Jones’ physical gifts were evident long before he first became Draft-eligible in 2019. He was a legitimate two-way prospect at La Costa Canyon HS in Carlsbad, California, and was the winner of the MLB/SiriusXM Two-Way Player Award at the 2018 PG All-American Classic. But an elbow fracture and his strong commitment to Vanderbilt caused him to fall to the Angels in the 31st round.

When his college career began, Jones still wasn’t ready to get on the mound for the Commodores and saw limited action as a hitter only. He got into 14 games, splitting time between first base and the corner outfield spots, before the season was halted by the pandemic.

He attempted to return to the mound that summer with the Santa Barbara Foresters in the California Collegiate League. But he suffered a torn UCL that required Tommy John surgery in July.

Upon his return to Vanderbilt in 2021, Jones was limited to a full-time DH role. He batted .274 with a .767 OPS, eight extra-base hits and 10 RBIs in 95 at-bats. After going a full season without playing the field, things started to return to normal for Jones that summer in the Cape Cod League.

Jones played for the Brewster Whitecaps, the same CCBL team that rostered Judge in 2012, during a breakout summer. Jones hit .312/.424/.481 with seven extra-base hits, 18 RBIs and six stolen bases in 25 games. The eye-popping exit velocities returned, and he was able to show off his range and athleticism in center field.

He was able to carry the momentum from his brilliant summer on the Cape into his junior year at Vanderbilt. Jones played his way into first-round contention, batting .370 with a 1.103 OPS, 12 homers, 60 RBIs and 14 steals in 61 games.

The Yankees nabbed Jones with the 25th overall pick and he later signed to a full slot-value deal worth $2,880,800.

Following the Draft, Jones hit the ground running in the Rookie-level Florida Complex League and Single-A Tampa. He played in 25 games during his first Minor League season, batting .344/.425/.538 with four homers and 12 RBIs while going 12-for-12 on stolen base attempts.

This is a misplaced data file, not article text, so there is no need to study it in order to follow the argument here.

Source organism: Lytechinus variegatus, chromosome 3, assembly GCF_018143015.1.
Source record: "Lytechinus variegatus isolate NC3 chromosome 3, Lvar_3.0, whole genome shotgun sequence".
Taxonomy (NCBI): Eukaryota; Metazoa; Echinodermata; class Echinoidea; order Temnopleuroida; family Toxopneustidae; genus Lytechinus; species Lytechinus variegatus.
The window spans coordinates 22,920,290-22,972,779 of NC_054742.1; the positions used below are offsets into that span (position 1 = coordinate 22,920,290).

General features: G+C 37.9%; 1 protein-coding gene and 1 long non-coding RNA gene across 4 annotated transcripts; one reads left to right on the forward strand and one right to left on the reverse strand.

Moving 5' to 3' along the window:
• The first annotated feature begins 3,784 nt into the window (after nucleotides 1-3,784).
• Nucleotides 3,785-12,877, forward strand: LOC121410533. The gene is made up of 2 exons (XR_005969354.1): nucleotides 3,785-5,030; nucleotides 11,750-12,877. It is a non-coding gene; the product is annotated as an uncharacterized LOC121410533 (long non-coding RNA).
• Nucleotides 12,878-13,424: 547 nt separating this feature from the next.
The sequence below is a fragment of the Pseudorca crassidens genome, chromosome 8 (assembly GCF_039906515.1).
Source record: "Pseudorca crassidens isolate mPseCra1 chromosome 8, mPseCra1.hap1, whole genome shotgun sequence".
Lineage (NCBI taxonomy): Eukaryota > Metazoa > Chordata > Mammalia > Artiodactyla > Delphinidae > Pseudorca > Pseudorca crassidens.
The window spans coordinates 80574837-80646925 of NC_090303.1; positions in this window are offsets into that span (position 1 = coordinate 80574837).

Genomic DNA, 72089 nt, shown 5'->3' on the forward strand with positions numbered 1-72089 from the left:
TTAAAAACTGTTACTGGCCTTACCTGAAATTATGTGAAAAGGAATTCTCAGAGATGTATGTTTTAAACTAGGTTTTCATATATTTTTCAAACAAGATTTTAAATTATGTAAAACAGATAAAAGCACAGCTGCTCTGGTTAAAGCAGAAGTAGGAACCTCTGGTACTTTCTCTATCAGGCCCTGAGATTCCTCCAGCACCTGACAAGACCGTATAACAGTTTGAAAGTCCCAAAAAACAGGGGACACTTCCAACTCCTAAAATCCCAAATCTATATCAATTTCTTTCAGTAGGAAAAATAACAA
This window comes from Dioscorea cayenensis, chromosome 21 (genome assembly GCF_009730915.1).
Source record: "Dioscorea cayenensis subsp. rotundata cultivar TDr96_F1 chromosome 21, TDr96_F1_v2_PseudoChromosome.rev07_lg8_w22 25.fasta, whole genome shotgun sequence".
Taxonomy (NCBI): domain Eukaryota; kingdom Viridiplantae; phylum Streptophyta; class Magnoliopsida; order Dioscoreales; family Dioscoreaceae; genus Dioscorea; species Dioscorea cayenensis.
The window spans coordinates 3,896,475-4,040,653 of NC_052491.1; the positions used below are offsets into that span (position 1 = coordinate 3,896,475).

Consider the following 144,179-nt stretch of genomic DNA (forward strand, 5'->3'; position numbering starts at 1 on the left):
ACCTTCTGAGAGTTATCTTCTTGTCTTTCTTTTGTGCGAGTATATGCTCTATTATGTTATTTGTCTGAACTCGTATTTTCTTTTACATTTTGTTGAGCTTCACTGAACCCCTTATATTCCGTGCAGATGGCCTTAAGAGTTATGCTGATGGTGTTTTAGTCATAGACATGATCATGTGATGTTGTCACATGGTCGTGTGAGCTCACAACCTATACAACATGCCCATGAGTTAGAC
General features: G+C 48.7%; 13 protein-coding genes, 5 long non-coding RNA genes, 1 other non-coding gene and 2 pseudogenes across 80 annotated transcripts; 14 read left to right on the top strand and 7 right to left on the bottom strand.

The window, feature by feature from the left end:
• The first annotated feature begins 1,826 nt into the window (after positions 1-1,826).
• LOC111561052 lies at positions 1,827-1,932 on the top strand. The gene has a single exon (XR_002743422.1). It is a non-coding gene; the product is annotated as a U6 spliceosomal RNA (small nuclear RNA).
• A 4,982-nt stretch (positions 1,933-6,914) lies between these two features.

Last spring, the Yankees gave Jones his first Grapefruit League opportunity. He got into seven games and went 4-for-12 at the plate, with all of his hits coming in his final seven at-bats.

That momentum continued at Hudson Valley, where Jones batted .308 with seven homers and 27 RBIs over the first 27 games of the season. He cooled a bit after the initial hot streak but bounced back to run a 17-game on-base streak that bookended his appearance in the All-Star Futures Game. Jones drew a walk and a strikeout during the prospect showcase at T-Mobile Field in Seattle.

By the time he was promoted to Somerset in August, Jones compiled a .268 average and .787 OPS with 13 homers, 28 doubles, 56 RBIs and 35 stolen bases. He performed well for the Patriots at the tail end of the year, batting .357 with five RBIs and seven steals in the final 10 regular season games, including a 7-for-14 stretch to close out the year.

This season, the Yankees promoted Jasson Domínguez, who somehow debuted with even loftier expectations, and Everson Pereira – the other two outfielders in that Top 100 trio – to the Majors after they began the year at Double-A. Jones seems to be on a similar timeline, and should get more opportunities to prove himself against advanced competition and even share a field with Judge this spring.

Gerard Gilberto is a reporter for